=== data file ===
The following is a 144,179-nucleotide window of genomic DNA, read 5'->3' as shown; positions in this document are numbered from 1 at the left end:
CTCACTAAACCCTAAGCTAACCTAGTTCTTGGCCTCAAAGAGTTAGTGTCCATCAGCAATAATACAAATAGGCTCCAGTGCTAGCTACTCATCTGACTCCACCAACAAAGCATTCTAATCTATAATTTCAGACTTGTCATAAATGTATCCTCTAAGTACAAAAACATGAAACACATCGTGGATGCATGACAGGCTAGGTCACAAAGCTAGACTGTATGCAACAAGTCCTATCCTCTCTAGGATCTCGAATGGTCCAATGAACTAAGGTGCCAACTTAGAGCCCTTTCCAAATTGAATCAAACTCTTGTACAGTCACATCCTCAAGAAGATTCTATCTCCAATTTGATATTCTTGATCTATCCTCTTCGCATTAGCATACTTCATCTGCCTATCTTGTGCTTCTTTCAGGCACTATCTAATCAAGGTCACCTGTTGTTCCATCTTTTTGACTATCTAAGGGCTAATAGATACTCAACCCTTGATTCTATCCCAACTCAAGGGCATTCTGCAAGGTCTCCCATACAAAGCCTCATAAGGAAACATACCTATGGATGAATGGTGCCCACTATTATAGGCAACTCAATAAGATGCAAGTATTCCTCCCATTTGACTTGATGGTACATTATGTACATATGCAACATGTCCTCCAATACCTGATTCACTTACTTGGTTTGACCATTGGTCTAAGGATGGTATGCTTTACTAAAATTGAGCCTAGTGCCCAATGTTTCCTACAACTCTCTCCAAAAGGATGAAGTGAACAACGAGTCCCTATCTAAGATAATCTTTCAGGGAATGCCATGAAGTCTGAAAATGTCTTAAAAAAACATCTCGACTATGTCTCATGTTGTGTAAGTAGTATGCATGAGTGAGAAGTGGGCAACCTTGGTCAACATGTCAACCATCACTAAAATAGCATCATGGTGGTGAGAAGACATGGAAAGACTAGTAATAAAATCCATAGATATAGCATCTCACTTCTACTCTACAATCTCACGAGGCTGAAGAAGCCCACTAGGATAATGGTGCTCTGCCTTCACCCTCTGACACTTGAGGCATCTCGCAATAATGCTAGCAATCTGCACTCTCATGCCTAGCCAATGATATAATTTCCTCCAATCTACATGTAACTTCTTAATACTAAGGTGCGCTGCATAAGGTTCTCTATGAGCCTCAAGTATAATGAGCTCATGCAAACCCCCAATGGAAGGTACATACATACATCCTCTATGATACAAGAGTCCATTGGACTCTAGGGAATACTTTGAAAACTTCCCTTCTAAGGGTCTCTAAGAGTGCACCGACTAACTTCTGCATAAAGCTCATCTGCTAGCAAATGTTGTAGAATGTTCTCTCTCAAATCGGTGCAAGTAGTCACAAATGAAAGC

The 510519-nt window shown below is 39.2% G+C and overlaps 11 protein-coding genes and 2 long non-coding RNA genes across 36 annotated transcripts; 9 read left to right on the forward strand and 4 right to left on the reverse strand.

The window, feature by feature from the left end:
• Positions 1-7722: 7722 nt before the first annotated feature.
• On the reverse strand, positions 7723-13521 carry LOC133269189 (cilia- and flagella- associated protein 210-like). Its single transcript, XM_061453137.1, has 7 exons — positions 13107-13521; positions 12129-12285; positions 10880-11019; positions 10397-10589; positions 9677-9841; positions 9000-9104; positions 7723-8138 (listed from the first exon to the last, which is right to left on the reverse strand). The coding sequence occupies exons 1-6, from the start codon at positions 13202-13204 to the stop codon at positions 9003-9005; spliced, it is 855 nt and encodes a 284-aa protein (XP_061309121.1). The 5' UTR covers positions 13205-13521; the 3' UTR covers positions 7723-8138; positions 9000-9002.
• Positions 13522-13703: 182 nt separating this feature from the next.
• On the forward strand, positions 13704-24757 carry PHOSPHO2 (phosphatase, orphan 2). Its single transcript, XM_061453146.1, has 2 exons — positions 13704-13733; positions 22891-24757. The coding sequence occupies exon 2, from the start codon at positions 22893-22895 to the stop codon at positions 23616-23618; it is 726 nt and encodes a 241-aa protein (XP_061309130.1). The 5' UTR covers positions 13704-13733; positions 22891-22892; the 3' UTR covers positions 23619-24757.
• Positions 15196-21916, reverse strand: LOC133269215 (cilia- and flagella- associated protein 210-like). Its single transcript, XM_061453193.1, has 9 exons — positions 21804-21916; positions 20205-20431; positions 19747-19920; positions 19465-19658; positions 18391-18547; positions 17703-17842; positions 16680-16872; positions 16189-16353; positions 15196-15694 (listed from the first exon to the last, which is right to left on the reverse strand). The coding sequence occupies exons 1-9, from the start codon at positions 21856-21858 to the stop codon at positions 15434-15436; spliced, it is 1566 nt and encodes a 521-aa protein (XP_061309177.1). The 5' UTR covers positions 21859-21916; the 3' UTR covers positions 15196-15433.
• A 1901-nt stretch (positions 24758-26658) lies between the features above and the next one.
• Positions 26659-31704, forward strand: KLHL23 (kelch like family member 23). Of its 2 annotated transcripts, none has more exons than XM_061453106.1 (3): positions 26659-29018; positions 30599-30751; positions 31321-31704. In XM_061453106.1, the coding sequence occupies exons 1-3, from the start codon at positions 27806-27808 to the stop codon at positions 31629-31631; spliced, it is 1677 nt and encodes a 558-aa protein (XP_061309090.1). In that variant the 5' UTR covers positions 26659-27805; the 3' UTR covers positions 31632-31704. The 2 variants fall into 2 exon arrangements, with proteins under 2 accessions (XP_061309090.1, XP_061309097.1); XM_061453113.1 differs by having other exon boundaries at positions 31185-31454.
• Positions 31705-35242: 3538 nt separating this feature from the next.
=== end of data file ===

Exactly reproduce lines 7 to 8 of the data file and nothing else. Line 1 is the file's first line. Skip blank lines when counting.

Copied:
• Positions 13522-13703: 182 nt separating this feature from the next.
• On the forward strand, positions 13704-24757 carry PHOSPHO2 (phosphatase, orphan 2). Its single transcript, XM_061453146.1, has 2 exons — positions 13704-13733; positions 22891-24757. The coding sequence occupies exon 2, from the start codon at positions 22893-22895 to the stop codon at positions 23616-23618; it is 726 nt and encodes a 241-aa protein (XP_061309130.1). The 5' UTR covers positions 13704-13733; positions 22891-22892; the 3' UTR covers positions 23619-24757.